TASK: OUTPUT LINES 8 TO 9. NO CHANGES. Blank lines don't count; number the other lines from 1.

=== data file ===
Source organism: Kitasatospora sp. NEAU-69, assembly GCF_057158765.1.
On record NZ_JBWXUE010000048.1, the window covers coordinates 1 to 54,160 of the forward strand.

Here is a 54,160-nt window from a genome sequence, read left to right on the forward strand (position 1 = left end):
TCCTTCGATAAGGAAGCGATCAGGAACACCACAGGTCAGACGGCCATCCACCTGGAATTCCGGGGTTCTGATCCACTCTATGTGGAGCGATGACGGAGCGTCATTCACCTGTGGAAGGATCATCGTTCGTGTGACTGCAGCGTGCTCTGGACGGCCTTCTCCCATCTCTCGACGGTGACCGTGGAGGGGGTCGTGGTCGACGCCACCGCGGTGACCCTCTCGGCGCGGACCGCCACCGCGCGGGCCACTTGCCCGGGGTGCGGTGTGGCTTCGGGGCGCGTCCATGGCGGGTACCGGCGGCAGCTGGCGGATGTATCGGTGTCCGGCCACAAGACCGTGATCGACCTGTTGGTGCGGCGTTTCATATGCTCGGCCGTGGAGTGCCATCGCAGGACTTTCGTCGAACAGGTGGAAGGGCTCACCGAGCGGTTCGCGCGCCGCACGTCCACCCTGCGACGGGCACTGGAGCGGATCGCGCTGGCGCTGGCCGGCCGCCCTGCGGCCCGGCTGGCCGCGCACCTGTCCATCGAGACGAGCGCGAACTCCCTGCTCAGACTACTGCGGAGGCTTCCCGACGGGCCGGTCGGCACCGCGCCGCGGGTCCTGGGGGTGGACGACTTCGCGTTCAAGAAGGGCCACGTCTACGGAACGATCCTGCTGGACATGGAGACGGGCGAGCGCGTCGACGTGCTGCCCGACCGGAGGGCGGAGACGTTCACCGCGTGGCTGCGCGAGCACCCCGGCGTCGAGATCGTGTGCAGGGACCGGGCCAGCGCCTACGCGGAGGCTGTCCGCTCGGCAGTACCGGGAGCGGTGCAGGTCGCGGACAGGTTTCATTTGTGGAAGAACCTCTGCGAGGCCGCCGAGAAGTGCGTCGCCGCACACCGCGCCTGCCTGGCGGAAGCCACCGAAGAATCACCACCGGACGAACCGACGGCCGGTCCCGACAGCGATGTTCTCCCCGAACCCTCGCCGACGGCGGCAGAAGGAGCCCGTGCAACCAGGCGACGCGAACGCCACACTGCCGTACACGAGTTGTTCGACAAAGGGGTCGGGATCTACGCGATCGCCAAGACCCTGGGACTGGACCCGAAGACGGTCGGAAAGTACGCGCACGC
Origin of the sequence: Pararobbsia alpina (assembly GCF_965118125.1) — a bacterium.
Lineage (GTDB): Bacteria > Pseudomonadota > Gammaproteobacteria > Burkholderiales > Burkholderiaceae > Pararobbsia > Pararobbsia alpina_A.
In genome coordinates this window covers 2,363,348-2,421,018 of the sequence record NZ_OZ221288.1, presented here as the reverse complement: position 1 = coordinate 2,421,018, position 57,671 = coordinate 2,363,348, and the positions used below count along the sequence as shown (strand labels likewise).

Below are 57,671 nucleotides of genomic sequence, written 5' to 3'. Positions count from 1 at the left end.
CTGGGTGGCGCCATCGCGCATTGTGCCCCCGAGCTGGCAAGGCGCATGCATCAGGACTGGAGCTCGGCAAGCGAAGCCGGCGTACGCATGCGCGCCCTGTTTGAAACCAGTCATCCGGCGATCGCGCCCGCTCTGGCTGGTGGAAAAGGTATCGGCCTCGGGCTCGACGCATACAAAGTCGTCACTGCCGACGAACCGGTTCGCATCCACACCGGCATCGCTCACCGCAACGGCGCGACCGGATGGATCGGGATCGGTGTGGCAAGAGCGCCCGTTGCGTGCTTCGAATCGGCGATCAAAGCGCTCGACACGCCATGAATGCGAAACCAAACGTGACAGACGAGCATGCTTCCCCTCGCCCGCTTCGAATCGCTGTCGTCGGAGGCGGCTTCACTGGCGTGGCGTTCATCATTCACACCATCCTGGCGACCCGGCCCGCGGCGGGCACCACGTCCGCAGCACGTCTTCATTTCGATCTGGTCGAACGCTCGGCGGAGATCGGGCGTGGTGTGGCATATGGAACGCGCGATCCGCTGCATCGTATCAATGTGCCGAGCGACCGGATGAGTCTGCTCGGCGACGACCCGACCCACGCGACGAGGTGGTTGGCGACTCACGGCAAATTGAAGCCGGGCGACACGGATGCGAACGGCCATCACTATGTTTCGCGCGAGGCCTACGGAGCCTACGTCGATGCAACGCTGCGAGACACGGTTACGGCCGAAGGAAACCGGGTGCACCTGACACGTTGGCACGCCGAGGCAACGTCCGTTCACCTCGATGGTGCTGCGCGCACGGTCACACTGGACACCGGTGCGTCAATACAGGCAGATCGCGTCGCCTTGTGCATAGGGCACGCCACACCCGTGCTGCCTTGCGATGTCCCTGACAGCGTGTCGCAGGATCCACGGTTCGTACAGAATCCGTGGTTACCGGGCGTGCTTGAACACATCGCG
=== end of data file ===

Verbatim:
Below are 57,671 nucleotides of genomic sequence, written 5' to 3'. Positions count from 1 at the left end.
CTGGGTGGCGCCATCGCGCATTGTGCCCCCGAGCTGGCAAGGCGCATGCATCAGGACTGGAGCTCGGCAAGCGAAGCCGGCGTACGCATGCGCGCCCTGTTTGAAACCAGTCATCCGGCGATCGCGCCCGCTCTGGCTGGTGGAAAAGGTATCGGCCTCGGGCTCGACGCATACAAAGTCGTCACTGCCGACGAACCGGTTCGCATCCACACCGGCATCGCTCACCGCAACGGCGCGACCGGATGGATCGGGATCGGTGTGGCAAGAGCGCCCGTTGCGTGCTTCGAATCGGCGATCAAAGCGCTCGACACGCCATGAATGCGAAACCAAACGTGACAGACGAGCATGCTTCCCCTCGCCCGCTTCGAATCGCTGTCGTCGGAGGCGGCTTCACTGGCGTGGCGTTCATCATTCACACCATCCTGGCGACCCGGCCCGCGGCGGGCACCACGTCCGCAGCACGTCTTCATTTCGATCTGGTCGAACGCTCGGCGGAGATCGGGCGTGGTGTGGCATATGGAACGCGCGATCCGCTGCATCGTATCAATGTGCCGAGCGACCGGATGAGTCTGCTCGGCGACGACCCGACCCACGCGACGAGGTGGTTGGCGACTCACGGCAAATTGAAGCCGGGCGACACGGATGCGAACGGCCATCACTATGTTTCGCGCGAGGCCTACGGAGCCTACGTCGATGCAACGCTGCGAGACACGGTTACGGCCGAAGGAAACCGGGTGCACCTGACACGTTGGCACGCCGAGGCAACGTCCGTTCACCTCGATGGTGCTGCGCGCACGGTCACACTGGACACCGGTGCGTCAATACAGGCAGATCGCGTCGCCTTGTGCATAGGGCACGCCACACCCGTGCTGCCTTGCGATGTCCCTGACAGCGTGTCGCAGGATCCACGGTTCGTACAGAATCCGTGGTTACCGGGCGTGCTTGAACACATCGCG